As soon as Axial Exchange published its first “Patient Engagement Index” that rates hospital performance earlier this year, an executive at Rex Hospital in Raleigh sent WRALTechWire an email asking when such ratings would be available on those in North Carolina.

The ratings are out, and Rex is at the top of the list.

In fact, Rex and UNC Hospitals crack the top five. The venture capital-backed tech startup analyzes hospital performance based on a variety of publicly available data, including patient satisfaction. Axial had previously rated hospitals in four other states (Florida, New York, Texas, California).

Axial says it hopes the ratings will “raise awareness” about the need for hospitals to improve communications with patients and as a result produce better health management. 

[WRALTechWire exclusive: Why Axial CEO is trying to improve healthcare.]

Axial, founded by former Red Hat executive  Joanne Rohde in 2009, develops software and solutions related to healthcare. One of its services, which tracks how patient data is shared among health care providers, won the health IT innovation challenge put on by the Office of the National Coordinator for Health IT (or ONC), a part of the Department of Health and Human Services, in 2011.

The Patient Engagement Index measures personal health management, which includes “providing patients with information and tools needed for self care such as patient portals and electronic libraries of health content.” Other measures are customer satisfaction and social media engagement.

“It has been documented that provider organizations that implement robust, multifaceted patient engagement programs are able to decrease readmissions, improve patient satisfaction and reduce the overall cost of care,” Rohde said in announcing the results. “We are excited to announce this index in our home state of North Carolina, in an effort to raise awareness of the importance of patient engagement initiatives to foster improved communication between patients and providers, resulting in better health management. These top ranking hospitals have clearly demonstrated their commitment to patient engagement and we are pleased to publically recognize their efforts towards driving a positive change in healthcare.”

Axial’s ratings rely on a different set of data than the widely recognized US News and World Report hospital rankings, which date back more than 20 years.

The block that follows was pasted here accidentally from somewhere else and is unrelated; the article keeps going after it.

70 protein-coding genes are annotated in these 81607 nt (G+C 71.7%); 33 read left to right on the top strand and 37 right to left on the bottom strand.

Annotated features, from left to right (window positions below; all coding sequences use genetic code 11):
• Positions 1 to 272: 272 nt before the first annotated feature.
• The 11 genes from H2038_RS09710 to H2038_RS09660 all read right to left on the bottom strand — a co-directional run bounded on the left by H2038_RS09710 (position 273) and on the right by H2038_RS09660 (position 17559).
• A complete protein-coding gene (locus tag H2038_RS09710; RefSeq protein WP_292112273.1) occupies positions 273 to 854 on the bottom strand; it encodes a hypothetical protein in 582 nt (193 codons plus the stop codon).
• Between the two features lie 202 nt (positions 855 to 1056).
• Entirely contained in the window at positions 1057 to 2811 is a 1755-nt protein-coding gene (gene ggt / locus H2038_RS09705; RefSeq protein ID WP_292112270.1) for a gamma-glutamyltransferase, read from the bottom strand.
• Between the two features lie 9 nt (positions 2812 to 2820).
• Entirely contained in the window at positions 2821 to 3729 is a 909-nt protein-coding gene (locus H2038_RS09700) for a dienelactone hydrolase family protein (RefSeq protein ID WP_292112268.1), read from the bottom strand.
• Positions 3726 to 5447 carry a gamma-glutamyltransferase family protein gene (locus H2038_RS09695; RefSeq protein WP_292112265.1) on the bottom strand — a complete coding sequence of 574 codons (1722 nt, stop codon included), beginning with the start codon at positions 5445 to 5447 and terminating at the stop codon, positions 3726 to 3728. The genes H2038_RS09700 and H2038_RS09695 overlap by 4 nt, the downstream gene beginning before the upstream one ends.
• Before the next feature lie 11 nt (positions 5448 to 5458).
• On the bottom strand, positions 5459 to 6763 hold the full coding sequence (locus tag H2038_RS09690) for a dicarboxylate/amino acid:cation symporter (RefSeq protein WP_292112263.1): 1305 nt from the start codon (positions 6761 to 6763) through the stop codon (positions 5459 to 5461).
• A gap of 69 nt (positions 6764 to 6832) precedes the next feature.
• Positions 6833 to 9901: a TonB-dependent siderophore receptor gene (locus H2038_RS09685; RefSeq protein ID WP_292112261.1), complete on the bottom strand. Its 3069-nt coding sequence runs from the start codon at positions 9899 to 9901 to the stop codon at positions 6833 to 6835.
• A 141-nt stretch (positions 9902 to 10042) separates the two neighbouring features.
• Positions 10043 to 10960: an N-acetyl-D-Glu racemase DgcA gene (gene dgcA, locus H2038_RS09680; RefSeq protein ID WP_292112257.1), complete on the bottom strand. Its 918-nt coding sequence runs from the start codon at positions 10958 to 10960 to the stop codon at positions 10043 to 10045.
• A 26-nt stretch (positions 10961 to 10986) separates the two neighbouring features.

“Axial has confirmed the US News rankings don’t include patient satisfaction,” the company says. “Why does it matter what patients think about hospitals? Because patients are consumers. Over the last 15 years, consumers have begun to rely on each other for advice for everything from restaurants and hotels to lawyers and professors. Consumerization in healthcare is driven not only by the transparency brought about by the internet, but also by rising deductibles and a boom in patient engagement. Finally, patient enagement is increasingly at the center of health reform as highlighted by the recently released Patient Engagement Framework from ONC and the eHealth Collaborative.”

Rex received a 75 score, eight points better than second-place Carolinas Medical Center-NorthEast. 

How does Rex engage patients? According to Axial,

  • 80 percent of physicians use mobile technology to provide patient care
  • 25 percent of commercially insured patients use health apps
  • 80 percent of patients have looked up health information online

Maximum score is 100.

Carolinas Medical Center-University Charlotte was next at 66 followed by Novant Brunswick Medical Center at 65.

UNC Hospitals tied with Park Ridge Health in Asheville at 63.

Duke Raleigh Hospital received a 55 score.

Duke University Medical Center rated a 54.

WakeMed received a 53.

The lowest rated hospitals were Betsy Johnson Regional Hospital and Northern Hospital of Surry County. Each rated a score of 7.

The complete list can be read online.

When Axial launched the index, Rohde said the information is important to evaluate hospital performance.

“In an Internet era where rising deductibles are driving patients to closely examine health care choices – and where consumers rate physicians online like they do with restaurants and plumbers – we believe that publishing a quantitative measure such as a Patient Engagement Index can spotlight those forward-thinking health care systems that are succeeding in empowering patients to get well – and point the way for others,” Rohde explained.